Terminal command for OS X

Discussion in 'macOS' started by Eva01ars, Mar 5, 2010.

  1. Eva01ars macrumors newbie

    Joined:
    Oct 8, 2008
    #1
    Simple request and for some reason my google-fu is failing me. How do I change the volume (drive not audio) in the Terminal app in OS X. I am using SL.

    Eva01
     
  2. Cinder6 macrumors 6502

    Cinder6

    Joined:
    Jul 9, 2009
    #3
    Code:
    ls /Volumes
    Will show you all your mounted volumes.
     
  3. Eva01ars thread starter macrumors newbie

    Joined:
    Oct 8, 2008
    #4
    cd is to change directory. It does not change Volume.

    ls Volume only lists the Volume. I want to change to another volume aside from the default to change a file in Terminal.

    Eva01
     
  4. Nugget macrumors 65816

    Nugget

    Joined:
    Nov 24, 2002
    Location:
    Houston Texas USA
    #5
    I've read this three times now and I have no idea what exactly you're asking to do. What does "change to another volume" mean to you? A "volume" isn't really a concept that even exists at the command-line.

    cd /Volumes/NAME_OF_DRIVE is almost certainly what you want, and "ls /Volumes" gets you half way there.
     
  5. spinnerlys Guest

    spinnerlys

    Joined:
    Sep 7, 2008
    Location:
    forlod bygningen
    #6
    Volume name: ferguson

    command: cd /volumes/ferguson

    And I don't even use Terminal.



    PS: What about volumes with spaces between their name? Like Craig Ferguson?
     
  6. robbieduncan Moderator emeritus

    robbieduncan

    Joined:
    Jul 24, 2002
    Location:
    London
    #7
    You are confusing Windows with a Unix based system like OSX. There is no A: B: C: in Unix: all volumes are mounted into the same unified system. On OSX all volumes mounted subsequently to the root volume are mounted into /Volumes. So for example if I mount Volume myNewVolume the command cd /Volumes/myNewVolume will change to that volume.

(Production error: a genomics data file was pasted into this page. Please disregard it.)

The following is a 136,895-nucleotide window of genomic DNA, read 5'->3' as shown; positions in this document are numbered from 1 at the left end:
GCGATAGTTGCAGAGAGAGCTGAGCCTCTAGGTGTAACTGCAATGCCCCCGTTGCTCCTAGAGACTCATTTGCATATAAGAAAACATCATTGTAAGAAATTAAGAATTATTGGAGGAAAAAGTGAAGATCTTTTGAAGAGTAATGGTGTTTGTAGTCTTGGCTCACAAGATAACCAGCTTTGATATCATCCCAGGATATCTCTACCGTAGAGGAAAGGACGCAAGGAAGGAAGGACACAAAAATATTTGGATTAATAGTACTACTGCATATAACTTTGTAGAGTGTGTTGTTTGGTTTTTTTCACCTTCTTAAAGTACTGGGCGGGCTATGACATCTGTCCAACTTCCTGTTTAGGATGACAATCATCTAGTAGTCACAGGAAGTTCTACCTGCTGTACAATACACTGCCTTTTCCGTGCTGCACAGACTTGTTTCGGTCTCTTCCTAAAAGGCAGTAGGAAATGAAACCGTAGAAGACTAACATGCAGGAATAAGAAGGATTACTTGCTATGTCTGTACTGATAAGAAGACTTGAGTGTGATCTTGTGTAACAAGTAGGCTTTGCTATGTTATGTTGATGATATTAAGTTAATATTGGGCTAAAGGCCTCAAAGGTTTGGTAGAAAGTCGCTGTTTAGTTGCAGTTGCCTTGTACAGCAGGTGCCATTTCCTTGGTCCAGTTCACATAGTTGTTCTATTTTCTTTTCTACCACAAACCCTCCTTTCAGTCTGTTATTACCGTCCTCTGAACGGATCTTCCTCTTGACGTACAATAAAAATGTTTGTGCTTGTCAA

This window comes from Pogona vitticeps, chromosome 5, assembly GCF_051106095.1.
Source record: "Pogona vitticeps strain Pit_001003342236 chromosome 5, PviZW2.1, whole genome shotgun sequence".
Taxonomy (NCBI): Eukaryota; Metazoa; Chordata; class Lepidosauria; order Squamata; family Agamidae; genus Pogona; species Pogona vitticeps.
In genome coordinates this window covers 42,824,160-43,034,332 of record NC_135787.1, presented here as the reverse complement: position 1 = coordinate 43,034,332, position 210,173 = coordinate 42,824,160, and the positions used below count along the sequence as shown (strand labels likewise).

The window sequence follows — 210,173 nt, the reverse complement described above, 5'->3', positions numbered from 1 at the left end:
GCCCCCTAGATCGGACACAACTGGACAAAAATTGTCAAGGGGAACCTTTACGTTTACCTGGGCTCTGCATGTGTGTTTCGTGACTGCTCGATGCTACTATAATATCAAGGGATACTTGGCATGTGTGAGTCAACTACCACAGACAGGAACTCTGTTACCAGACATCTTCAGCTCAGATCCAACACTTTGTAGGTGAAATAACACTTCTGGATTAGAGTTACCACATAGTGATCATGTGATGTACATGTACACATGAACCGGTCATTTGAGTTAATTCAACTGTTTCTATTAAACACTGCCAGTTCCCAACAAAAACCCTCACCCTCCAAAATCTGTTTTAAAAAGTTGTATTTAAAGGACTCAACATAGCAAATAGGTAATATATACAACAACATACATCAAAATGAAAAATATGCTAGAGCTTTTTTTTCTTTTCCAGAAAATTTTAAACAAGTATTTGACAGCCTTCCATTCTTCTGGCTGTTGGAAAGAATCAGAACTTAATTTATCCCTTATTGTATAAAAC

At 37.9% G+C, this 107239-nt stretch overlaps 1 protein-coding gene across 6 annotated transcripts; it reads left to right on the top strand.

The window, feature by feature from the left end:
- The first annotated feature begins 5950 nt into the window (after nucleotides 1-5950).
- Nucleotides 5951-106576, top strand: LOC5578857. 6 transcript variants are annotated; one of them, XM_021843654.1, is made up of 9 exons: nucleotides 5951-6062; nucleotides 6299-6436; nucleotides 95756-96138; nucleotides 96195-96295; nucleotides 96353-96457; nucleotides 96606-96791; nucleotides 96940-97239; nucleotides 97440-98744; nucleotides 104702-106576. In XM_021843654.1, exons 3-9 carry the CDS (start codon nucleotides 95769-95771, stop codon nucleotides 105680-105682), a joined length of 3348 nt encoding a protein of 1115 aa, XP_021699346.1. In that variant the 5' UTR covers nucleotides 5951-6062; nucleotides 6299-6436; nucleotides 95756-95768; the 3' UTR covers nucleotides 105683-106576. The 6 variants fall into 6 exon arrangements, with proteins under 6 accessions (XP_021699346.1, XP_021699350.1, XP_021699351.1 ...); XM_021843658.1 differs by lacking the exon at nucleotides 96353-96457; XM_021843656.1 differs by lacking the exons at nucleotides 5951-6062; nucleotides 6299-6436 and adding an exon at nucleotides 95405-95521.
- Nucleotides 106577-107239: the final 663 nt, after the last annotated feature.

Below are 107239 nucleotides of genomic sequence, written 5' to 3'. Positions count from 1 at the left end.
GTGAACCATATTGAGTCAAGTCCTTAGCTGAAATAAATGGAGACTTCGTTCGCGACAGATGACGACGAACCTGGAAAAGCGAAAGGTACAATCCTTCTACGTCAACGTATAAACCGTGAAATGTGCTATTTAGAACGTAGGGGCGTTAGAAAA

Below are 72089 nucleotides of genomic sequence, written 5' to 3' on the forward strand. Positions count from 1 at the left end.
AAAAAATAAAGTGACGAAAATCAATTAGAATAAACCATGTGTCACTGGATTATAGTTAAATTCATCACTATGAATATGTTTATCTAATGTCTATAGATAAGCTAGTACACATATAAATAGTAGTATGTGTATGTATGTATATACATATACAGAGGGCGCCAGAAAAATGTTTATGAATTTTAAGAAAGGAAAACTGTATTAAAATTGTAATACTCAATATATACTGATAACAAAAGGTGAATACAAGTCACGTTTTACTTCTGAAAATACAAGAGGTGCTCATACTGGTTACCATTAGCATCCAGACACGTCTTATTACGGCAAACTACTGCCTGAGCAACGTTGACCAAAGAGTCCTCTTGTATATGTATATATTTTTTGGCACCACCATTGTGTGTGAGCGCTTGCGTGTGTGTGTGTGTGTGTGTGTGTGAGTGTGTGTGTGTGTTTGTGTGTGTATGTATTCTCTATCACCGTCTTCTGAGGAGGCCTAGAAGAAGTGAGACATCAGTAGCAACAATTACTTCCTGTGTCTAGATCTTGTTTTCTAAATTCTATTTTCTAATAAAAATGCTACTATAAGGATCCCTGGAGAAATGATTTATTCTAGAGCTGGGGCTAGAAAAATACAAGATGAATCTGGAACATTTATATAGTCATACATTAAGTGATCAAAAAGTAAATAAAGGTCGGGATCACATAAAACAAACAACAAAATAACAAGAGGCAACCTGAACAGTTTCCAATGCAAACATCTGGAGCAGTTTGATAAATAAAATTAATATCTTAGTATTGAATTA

7. miles01110 macrumors Core

    miles01110

    Joined:
    Jul 24, 2006
    Location:
    The Ivory Tower (I'm not coming down)
    #8
    You're going to have to use cd to get to wherever the file you want is located.
     
  8. hakuryuu macrumors 6502

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    Sep 30, 2007
    Location:
    Lomita, CA
    #9
    cd /Volumes/Craig\ Ferguson/
     
  9. Queso macrumors G4

    Joined:
    Mar 4, 2006
    #10
    In most shells these days (including OSX Terminal) you can type /Volumes/Cr and hit tab. It will fill in the rest.
     
  10. Eva01ars thread starter macrumors newbie

    Joined:
    Oct 8, 2008
    #11
    Nugget and spinnerlys got me the answer I needed. I didn't know I had to put /Volumes in front of the CD and then the volume name after that.

    Eva01
     
  11. jtara macrumors 65816

    Joined:
    Mar 23, 2009
    #12
    You're taking a poor approach to learning the OSX command shell (NOT the Terminal application, which simply serves to execute a command shell in a window).

    You really need to learn some basic principles of the shell command language and how OSX file systems are organized. Any intro or comprehensive OSX book (I like "Mac OS X Snow Leopard, the Missing Manual") will give you this.

    When you state "I didn't know I had to put /Volumes in front of the volume name" you are telling me that you still don't get it.

    The right question would have been "where are volumes conventionally mounted in the file system?"

    Volumes do not HAVE to be mounted under /Volumes, or, indeed, mounted at all. If you want to access a volume that's been mounted elsewhere (because you mounted it manually, or because some program mounted it somewhere else - for example, as may be with some programs that mount remote file systems) you won't necessarily be using either /Volumes or the volume name in the cd path. If the volume is not mounted, you will need to mount it first.